Some Luck Paperback
by Jane Smiley
Part of the Last Hundred Years Trilogy series
Some Luck is the first novel in the dazzling Last Hundred Years trilogy from the winner of the Pulitzer Prize Jane Smiley; a literary adventure that will spans a century in America. 1920. After his return from the battlefields in France, Walter Langdon and his wife Rosanna begin their life together on a remote farm in Iowa.
As time passes, their little family will grow: from Frank, the handsome, wilful first-born, to Joe, whose love of animals and the land sustains him; from Lillian, beloved by her mother, to Henry who craves only the world of his books; and Claire, the surprise baby, who earns a special place in her father's heart. As Walter and Rosanna struggle to keep their family through good years and hard years - to years more desperate than they ever could have imagined, the world around their little farm will turn, and life for their children will be unrecognizable from what came before.
Some will fall in love, some will have families of their own, some will go to war and some will not survive.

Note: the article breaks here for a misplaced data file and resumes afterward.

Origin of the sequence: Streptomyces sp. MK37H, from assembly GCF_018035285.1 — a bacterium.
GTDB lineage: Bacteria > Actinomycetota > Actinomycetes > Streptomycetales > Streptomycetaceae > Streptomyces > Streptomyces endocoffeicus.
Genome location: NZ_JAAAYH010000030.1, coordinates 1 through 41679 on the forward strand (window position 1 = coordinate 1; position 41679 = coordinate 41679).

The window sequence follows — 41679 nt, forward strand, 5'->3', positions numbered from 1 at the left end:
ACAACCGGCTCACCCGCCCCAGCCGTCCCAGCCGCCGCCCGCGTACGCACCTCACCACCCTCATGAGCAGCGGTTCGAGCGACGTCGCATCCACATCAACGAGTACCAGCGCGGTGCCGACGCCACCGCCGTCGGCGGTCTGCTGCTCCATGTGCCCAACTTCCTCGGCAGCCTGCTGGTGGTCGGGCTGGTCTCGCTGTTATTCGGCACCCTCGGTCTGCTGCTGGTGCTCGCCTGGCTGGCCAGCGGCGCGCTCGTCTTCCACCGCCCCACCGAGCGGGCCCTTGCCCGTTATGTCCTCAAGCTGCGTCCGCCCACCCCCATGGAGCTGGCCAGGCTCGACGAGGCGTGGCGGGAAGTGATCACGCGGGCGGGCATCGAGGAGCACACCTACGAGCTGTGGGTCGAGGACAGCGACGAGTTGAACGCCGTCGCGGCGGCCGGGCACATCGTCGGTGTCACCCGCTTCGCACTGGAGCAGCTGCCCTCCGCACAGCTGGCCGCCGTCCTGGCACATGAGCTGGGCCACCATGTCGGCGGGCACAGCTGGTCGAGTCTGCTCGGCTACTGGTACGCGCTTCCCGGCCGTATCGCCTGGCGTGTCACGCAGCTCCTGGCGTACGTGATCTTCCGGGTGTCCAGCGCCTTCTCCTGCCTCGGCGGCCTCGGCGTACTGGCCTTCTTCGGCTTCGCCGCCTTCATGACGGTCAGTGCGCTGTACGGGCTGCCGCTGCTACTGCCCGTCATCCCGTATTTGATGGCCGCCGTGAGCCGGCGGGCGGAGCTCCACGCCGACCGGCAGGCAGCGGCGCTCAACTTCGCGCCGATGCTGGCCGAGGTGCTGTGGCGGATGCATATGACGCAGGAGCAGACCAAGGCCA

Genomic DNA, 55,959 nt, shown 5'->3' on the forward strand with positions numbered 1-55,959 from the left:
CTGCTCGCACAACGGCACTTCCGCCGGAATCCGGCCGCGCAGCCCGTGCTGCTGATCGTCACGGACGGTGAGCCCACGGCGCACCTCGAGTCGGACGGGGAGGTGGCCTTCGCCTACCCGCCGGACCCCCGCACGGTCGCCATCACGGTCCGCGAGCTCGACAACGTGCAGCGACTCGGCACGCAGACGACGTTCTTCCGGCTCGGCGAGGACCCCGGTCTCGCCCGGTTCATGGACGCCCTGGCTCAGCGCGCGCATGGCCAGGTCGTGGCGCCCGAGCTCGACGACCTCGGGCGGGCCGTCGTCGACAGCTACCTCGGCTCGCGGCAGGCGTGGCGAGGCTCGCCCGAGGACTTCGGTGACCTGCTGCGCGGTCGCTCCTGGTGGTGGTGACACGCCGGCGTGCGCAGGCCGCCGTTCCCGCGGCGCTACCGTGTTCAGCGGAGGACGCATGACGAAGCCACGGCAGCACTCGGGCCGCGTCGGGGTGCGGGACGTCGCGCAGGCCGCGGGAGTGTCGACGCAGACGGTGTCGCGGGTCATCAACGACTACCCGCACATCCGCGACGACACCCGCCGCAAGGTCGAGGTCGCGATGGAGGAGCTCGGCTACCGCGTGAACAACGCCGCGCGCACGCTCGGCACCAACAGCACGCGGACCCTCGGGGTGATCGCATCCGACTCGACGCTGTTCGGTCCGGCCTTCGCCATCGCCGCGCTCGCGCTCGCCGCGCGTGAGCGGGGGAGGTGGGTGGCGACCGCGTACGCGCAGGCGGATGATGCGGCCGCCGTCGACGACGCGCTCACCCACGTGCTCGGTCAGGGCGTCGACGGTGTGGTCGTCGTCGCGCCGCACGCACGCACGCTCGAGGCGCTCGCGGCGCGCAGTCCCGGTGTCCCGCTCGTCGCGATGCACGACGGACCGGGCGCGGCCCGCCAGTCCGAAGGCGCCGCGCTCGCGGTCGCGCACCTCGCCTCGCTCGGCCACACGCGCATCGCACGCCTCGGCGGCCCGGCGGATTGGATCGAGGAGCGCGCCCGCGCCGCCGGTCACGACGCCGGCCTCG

All will mark history in their own way. Tender, compelling and moving from the 1920s to the 1950s, told in multiple voices as rich as the Iowan soil, Some Luck is an astonishing feat of storytelling by a prize-winning author writing at the height of her powers.
- Format: Paperback
- Pages: 640 pages
- Publisher: Pan Macmillan
- Publication Date: 26/02/2015
- Category: Historical fiction
- ISBN: 9781447275602
- Hardback from £15.19
- EPUB from £6.39
Showing 1 - 1 of 1 reviews.
Review by AdonisGuilfoyle
I'm in two minds about this one; I really enjoyed <i>A Thousand Acres</i> by Jane Smiley, and I do love reading novels that begin with family trees so that I can gradually put characters to the names - but the story was nearly as flat as Iowa itself! Walter and Rosanna get married, live on a farm, have children, then more children, while the years are marked by freezing winters and stifling summers, punctuated by drolly announced deaths (my favourite is 'Well, [x] was dead by Monday morning'). Then the children start growing up and having grandchildren. The narrative stretches from the 1920s to the 1950s, and I swear I aged with every passing month. I did grow to know and like the many characters, from proud matriarch Rosanna to golden boy Frank and bookish Henry, but the only major event is World War Two, and even that felt like a potted history from an American war movie. A grudging four stars, because Jane Smiley has a beautiful way with words, but I think I'll pass on part two.